Police Seize 161 Assorted Guns In A 6-Mth Operation

Mr Prosper AgblorA total of 161 guns have been seized by the police in operations from January to June, this year, Mr Prosper Agblor, Director-General of the Criminal Investigations Department (CID) said on Monday.

He said out of the number, 93 were locally made single barrel shotguns, 41 locally manufactured pistols, 10 imported pistols, eight pump action guns, five AK47 assault rifles and four locally made double barrel shotguns.

Mr Agblor said 463 assorted ammunition were also seized while five blacksmiths engaged in the illicit trade had been arrested and were currently being prosecuted.

The CID boss gave the figures at the opening of a training programme in Accra organised by the United Nations Office on Drugs and Crime (UNODC), in collaboration with the National Commission on Small Arms and Light Weapons for personnel of security agencies.

Mr Agblor, therefore, called on the public to assist the police by volunteering credible information that would lead to the arrest of the perpetrators.

He said security at the country’s borders should be tightened to curb the trafficking of firearms across the borders and offenders should be swiftly prosecuted by being given stiffer punishment to serve as deterrent to others.

Mr Agblor said the trafficking of small arms and light weapons in West Africa was a topical issue among governments, civil society and the international community.

He noted that the proliferation of arms and ammunition in Ghana may be due to the manufacture of firearms locally.

“They manufacture not only single barrel guns but sophisticated guns such as pump action guns and self-loading rifles as well as pistols.”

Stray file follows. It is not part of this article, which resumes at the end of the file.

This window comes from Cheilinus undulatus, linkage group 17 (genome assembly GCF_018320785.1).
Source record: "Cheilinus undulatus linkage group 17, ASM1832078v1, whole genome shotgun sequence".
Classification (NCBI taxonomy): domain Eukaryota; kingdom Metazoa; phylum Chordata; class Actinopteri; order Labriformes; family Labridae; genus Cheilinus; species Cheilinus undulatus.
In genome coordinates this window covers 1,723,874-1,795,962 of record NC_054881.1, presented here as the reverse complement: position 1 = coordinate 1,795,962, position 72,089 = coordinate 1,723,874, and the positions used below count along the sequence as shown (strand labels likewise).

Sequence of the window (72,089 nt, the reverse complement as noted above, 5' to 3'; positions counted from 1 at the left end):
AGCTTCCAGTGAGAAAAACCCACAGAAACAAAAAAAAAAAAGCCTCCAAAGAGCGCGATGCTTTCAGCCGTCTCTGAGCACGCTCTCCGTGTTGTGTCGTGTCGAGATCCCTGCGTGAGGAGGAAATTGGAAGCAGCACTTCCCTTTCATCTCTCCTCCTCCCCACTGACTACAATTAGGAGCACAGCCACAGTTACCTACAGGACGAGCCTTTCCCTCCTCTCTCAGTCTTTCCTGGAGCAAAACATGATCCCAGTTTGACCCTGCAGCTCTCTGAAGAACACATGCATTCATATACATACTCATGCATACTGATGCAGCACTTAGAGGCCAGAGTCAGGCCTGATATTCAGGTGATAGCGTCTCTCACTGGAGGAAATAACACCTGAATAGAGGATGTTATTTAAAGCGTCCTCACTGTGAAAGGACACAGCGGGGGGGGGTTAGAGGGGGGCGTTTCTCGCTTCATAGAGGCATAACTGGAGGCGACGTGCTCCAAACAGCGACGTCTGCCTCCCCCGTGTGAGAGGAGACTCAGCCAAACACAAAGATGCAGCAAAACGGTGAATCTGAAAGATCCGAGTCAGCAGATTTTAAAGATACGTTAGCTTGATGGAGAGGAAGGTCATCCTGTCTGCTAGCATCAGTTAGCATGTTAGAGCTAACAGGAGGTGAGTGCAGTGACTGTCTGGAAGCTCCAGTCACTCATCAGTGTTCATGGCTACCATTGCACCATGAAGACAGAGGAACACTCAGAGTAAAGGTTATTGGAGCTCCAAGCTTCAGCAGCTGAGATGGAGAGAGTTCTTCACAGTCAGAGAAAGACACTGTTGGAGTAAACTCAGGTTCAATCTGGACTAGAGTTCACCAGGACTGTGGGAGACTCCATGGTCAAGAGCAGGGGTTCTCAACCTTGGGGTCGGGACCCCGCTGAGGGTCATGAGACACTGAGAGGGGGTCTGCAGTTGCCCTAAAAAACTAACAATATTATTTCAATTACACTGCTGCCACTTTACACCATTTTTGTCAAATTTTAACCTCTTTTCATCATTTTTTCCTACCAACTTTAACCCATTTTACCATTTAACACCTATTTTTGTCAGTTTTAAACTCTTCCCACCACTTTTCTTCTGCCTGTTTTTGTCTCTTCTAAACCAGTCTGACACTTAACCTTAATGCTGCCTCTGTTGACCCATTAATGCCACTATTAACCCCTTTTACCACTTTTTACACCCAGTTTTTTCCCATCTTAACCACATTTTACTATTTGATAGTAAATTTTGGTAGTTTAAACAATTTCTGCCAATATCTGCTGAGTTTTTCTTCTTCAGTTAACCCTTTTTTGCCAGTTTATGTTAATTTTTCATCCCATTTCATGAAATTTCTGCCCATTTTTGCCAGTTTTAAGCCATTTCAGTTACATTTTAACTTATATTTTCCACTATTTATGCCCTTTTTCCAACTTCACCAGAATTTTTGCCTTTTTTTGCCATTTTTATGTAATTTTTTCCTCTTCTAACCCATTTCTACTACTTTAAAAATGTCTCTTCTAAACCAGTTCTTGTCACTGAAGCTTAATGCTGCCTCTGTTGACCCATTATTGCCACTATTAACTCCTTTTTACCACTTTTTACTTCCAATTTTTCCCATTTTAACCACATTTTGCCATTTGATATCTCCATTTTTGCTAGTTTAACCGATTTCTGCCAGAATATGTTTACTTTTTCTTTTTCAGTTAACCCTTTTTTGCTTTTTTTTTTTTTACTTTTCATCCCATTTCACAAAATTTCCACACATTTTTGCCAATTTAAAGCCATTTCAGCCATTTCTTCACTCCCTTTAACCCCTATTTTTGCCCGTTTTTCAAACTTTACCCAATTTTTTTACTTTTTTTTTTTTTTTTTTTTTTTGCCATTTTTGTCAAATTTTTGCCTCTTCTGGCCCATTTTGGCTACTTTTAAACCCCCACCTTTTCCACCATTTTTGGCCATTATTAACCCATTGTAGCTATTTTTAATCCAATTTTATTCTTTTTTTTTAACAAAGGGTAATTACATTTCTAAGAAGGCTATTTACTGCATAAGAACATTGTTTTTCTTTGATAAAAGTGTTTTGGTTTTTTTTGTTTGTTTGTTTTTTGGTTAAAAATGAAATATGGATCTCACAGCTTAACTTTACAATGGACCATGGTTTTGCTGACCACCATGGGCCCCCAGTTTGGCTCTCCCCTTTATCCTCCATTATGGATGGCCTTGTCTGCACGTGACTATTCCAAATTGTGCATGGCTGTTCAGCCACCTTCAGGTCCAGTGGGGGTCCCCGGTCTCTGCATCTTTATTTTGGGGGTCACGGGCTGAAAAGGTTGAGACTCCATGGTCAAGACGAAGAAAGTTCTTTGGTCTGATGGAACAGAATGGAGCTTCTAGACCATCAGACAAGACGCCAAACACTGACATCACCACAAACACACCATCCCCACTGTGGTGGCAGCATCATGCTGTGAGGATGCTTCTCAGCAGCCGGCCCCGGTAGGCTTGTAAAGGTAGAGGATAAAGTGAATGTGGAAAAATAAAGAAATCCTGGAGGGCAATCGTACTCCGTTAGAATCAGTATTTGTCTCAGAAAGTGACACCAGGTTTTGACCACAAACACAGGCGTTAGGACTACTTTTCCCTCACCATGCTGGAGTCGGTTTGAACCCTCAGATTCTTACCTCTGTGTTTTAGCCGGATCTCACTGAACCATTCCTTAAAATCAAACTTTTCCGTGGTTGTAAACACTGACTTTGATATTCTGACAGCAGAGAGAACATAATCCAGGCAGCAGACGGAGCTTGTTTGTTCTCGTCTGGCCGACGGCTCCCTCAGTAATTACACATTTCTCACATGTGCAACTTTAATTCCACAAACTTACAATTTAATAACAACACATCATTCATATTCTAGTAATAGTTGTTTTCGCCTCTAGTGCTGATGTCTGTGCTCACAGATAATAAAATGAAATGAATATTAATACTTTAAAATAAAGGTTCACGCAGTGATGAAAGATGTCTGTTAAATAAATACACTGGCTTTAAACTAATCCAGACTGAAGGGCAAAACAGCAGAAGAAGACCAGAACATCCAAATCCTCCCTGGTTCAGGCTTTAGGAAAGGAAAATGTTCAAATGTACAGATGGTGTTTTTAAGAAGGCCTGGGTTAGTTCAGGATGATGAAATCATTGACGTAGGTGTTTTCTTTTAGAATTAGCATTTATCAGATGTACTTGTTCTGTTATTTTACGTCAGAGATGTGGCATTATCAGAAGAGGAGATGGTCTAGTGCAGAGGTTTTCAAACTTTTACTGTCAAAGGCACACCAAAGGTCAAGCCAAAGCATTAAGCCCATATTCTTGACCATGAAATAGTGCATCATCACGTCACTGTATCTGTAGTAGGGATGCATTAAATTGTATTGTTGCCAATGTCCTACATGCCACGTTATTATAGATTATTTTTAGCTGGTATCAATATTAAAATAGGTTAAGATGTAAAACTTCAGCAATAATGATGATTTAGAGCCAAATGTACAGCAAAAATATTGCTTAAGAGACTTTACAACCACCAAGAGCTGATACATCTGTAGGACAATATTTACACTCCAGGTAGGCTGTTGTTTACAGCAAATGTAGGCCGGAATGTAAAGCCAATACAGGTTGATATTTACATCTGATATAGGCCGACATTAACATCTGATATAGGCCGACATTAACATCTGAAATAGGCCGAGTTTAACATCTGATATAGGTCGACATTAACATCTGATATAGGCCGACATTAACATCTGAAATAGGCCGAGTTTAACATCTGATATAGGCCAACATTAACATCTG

He said the ready market for guns was an incentive for gun manufacturers and mentioned areas like Alavanyo and Nkonya, in the Volta Region, Suame Magazine, in the Ashanti Region, Techiman and Kintampo, in the Brong-Ahafo Region and Bawku, in the Upper East Region as where the trade was well grounded.

Mr Agblor said some of the weapons were smuggled from neighbouring countries that were emerging from civil war.

Mr James Agalga, Deputy Minister of the Interior, who opened the training programme said, the recent armed attacks on innocent people in the West Gate Shopping Mall in Kenya, students in Nigeria and in the Bawku conflict, were examples of gun violence where sophisticated weapons, believed to have been trafficked into the countries, were used.

“Firearms trafficking, which is a very worrisome phenomenon the world over, leads to illicit arms proliferation, armed conflict and gun violence with devastating effects,” he said.

Mr Dominic Sam, Country Director of the United Nations Development Programme (UNDP), said the response to firearms trafficking and transnational organised crime should be a long-term commitment in order to achieve results.

“It is significant to focus on preventive and control measures as well as bringing perpetrators to book,” he said.

Mr Sam said the UNODC was, therefore, collaborating with the government to develop a national integrated programme to fight trans-national organised crime and strengthen the criminal justice system in Ghana.

Mr Jones Applerh, Executive Secretary of the National Commission on Small Arms and Light Weapons said the use of guns for illegal small-scale mining also fuelled the demand for illicit weapons.

“Even though we have highly competent investigators and prosecutors, it is important to note that crimes related to illicit trafficking and abuse of small arms is becoming more and more sophisticated.”

Mr Applerh expressed worry that the inability of investigators to properly investigate and adequately prosecute such offenses may prolong the process of administration of justice and, in some cases, lack of credible evidence may lead to a situation where offenders could be set free.

He expressed his appreciation to the UNODC for supporting the initiative, saying Ghana is the first beneficiary of the training. GNA

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